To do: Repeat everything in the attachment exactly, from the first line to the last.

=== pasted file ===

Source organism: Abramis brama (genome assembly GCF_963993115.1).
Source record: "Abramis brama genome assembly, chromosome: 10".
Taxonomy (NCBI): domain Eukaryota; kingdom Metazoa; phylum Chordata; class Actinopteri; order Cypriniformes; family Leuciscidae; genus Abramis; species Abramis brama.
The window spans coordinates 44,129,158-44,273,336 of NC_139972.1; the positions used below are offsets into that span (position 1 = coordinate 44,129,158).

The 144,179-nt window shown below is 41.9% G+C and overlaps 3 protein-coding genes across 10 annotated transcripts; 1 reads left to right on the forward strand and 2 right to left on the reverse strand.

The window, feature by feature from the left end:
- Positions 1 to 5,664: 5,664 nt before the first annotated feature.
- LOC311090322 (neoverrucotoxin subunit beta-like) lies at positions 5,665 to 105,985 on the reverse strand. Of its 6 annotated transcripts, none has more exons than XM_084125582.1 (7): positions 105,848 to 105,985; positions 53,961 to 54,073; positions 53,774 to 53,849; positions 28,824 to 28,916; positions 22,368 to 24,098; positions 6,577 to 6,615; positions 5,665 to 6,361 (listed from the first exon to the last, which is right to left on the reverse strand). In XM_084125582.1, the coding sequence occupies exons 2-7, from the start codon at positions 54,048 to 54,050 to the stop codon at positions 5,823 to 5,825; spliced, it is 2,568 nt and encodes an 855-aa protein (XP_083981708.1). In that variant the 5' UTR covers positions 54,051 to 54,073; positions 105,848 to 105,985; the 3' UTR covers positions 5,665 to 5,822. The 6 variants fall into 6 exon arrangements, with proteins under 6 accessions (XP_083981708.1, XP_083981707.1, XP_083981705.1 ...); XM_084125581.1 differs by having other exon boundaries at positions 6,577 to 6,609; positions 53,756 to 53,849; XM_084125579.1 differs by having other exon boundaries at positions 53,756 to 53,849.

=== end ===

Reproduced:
Source organism: Abramis brama (genome assembly GCF_963993115.1).
Source record: "Abramis brama genome assembly, chromosome: 10".
Taxonomy (NCBI): domain Eukaryota; kingdom Metazoa; phylum Chordata; class Actinopteri; order Cypriniformes; family Leuciscidae; genus Abramis; species Abramis brama.
The window spans coordinates 44,129,158-44,273,336 of NC_139972.1; the positions used below are offsets into that span (position 1 = coordinate 44,129,158).

The 144,179-nt window shown below is 41.9% G+C and overlaps 3 protein-coding genes across 10 annotated transcripts; 1 reads left to right on the forward strand and 2 right to left on the reverse strand.

The window, feature by feature from the left end:
- Positions 1 to 5,664: 5,664 nt before the first annotated feature.
- LOC311090322 (neoverrucotoxin subunit beta-like) lies at positions 5,665 to 105,985 on the reverse strand. Of its 6 annotated transcripts, none has more exons than XM_084125582.1 (7): positions 105,848 to 105,985; positions 53,961 to 54,073; positions 53,774 to 53,849; positions 28,824 to 28,916; positions 22,368 to 24,098; positions 6,577 to 6,615; positions 5,665 to 6,361 (listed from the first exon to the last, which is right to left on the reverse strand). In XM_084125582.1, the coding sequence occupies exons 2-7, from the start codon at positions 54,048 to 54,050 to the stop codon at positions 5,823 to 5,825; spliced, it is 2,568 nt and encodes an 855-aa protein (XP_083981708.1). In that variant the 5' UTR covers positions 54,051 to 54,073; positions 105,848 to 105,985; the 3' UTR covers positions 5,665 to 5,822. The 6 variants fall into 6 exon arrangements, with proteins under 6 accessions (XP_083981708.1, XP_083981707.1, XP_083981705.1 ...); XM_084125581.1 differs by having other exon boundaries at positions 6,577 to 6,609; positions 53,756 to 53,849; XM_084125579.1 differs by having other exon boundaries at positions 53,756 to 53,849.